In the bowels of every media company on the planet there is a small group of ex-consultants, ex-bankers, corporate rejects and web 1.0 flame-outs, cooking up plans for Internet domination. Inevitably, one of the “innovators” in the group will “discover” a brand new phenomena sweeping the Internet called blogging and come up with the exciting idea of creating a network of blogs. They’ll sneer at the start-up competition and list all the resources and value they can add to a bloggers site. From a war chest full of money to a huge promotional budgets, they’ll map out how much money they’ll rake in selling ads or charging subscriptions to their massively popular walled gardens of creative goodness. Oh how very wrong they are.
Dinosaurs Herding Cats
This weeks very public blow-up between Vlog vixen Amanda Cogdon and Andrew “I got 51%” Baron highlights a glaring issue media companies will have to face in a world where consumers control their media experiences. Failure is going to be fully public. There is no such thing as quietly shuttering someones dreams of creative expression. Any media company cooking up plans to get into the UGC space needs to remember this.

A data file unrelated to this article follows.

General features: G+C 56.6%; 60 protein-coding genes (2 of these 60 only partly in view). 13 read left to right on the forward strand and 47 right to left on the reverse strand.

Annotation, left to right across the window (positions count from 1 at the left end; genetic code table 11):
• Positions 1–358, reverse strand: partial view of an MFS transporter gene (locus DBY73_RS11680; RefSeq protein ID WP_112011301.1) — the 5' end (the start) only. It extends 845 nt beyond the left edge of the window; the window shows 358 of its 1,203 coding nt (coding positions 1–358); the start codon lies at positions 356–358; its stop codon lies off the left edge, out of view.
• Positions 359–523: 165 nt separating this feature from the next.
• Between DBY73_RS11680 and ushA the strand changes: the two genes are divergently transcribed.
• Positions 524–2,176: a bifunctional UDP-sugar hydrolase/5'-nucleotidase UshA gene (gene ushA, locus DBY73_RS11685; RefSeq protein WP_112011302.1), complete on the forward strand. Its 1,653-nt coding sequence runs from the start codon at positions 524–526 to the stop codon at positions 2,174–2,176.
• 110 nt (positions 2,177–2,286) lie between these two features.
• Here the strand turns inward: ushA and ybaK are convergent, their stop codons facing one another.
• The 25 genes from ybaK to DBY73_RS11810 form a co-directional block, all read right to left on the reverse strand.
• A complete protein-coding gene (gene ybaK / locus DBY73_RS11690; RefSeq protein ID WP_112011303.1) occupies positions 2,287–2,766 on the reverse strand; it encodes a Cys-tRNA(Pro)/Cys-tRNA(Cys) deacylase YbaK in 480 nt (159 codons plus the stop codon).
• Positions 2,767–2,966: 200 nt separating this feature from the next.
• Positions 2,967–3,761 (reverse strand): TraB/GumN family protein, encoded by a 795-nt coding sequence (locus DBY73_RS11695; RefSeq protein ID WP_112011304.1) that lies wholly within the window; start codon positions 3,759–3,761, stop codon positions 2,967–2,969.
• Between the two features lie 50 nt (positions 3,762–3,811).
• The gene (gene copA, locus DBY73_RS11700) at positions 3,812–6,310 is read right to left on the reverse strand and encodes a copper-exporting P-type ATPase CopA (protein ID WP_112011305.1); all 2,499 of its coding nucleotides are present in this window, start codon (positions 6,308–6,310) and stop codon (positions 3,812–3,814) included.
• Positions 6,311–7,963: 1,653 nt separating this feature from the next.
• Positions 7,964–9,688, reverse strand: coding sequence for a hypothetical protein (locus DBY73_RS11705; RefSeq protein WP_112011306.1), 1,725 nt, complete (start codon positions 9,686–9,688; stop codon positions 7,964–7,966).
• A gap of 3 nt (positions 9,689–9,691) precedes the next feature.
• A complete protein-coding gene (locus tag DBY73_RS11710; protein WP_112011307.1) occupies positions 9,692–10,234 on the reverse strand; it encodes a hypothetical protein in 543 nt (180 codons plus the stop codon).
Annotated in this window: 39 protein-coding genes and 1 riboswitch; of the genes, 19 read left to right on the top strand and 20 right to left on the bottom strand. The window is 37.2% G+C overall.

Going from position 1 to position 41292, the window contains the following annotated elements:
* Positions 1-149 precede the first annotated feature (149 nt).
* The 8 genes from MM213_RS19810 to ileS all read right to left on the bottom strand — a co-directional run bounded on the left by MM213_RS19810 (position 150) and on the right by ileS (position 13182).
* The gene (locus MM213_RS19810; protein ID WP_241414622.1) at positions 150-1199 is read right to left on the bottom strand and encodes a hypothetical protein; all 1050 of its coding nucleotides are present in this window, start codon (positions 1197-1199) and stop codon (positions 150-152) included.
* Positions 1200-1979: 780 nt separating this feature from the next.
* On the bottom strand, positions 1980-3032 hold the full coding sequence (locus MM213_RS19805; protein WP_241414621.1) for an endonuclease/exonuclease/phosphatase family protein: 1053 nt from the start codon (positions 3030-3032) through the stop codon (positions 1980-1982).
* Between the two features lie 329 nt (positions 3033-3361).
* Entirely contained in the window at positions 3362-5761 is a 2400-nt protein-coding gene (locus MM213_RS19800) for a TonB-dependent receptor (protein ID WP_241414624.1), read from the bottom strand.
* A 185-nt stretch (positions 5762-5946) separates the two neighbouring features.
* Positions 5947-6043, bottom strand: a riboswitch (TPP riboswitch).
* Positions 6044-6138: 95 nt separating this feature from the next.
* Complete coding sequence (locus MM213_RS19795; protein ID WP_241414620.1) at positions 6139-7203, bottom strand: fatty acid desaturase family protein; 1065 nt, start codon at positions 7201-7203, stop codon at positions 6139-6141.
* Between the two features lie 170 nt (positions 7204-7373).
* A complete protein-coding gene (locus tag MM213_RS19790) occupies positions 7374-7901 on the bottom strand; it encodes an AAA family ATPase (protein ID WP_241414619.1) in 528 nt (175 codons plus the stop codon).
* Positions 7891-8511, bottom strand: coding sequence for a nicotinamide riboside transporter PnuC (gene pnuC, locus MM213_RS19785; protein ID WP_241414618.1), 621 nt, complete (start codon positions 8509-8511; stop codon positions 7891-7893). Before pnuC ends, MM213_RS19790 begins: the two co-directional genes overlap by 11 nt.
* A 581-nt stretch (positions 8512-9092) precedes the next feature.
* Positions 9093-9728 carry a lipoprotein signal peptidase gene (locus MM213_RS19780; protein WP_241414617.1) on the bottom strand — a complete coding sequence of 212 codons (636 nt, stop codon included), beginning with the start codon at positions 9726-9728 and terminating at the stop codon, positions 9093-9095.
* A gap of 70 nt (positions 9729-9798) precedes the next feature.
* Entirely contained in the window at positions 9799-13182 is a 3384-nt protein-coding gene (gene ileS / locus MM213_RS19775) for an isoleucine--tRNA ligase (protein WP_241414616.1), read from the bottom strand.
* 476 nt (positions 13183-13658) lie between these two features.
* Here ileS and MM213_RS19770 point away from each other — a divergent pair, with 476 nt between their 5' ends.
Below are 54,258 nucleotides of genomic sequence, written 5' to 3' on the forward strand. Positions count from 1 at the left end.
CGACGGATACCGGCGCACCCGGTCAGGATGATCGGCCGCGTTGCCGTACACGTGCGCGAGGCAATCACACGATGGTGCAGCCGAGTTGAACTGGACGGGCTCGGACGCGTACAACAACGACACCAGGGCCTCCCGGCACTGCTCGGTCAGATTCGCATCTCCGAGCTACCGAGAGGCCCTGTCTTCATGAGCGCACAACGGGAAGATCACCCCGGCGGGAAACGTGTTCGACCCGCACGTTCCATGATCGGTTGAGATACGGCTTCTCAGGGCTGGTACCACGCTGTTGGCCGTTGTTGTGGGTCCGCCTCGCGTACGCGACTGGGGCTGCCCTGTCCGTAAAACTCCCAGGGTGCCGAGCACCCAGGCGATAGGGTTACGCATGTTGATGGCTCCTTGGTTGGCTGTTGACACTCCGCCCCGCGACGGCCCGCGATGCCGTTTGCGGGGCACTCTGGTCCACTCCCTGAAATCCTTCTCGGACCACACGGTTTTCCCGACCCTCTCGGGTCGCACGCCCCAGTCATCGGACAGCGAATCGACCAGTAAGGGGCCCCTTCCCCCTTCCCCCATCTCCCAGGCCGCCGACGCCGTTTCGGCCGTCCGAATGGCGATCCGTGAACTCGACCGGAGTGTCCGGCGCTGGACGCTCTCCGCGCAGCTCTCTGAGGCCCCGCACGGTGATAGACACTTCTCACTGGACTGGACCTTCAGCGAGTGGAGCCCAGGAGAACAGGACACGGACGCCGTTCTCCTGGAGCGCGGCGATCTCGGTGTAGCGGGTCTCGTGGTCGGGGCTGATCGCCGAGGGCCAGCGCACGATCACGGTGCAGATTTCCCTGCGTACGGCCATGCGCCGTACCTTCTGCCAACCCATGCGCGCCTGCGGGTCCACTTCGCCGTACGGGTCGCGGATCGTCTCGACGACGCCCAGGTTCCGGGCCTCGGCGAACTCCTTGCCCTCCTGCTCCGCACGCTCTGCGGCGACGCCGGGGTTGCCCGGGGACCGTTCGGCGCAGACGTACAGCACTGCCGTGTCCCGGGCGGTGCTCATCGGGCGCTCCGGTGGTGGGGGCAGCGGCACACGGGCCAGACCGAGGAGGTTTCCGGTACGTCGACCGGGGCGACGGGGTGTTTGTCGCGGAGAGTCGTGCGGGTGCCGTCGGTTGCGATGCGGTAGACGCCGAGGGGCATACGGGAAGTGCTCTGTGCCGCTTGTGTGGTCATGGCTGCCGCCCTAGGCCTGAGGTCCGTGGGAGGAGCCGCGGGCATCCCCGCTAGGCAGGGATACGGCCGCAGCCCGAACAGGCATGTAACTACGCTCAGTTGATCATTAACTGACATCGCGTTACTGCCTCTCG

Corporations are sometimes pretty good at churning out products but generally suck at building relationships. Taking public criticisms from a disgruntled blogger who’s site and audience weren’t large enough to meet the corporate profit requirements but are vocal enough for the press to take note, would be a corporate nightmare. Trying to engage that same blogger in a public debate using the corporate rationale of profitability margins and IRR is the only losing strategy the corporations have.
The lesson from Amandrew Gate is that herding creative cats is difficult even when there isnt alot of money being made and only one cat. If you are a dinosaur considering getting into the herding cats business reflect on the very public break up of Rocket Boom and ask yourself “What would I do if I were Andrew?”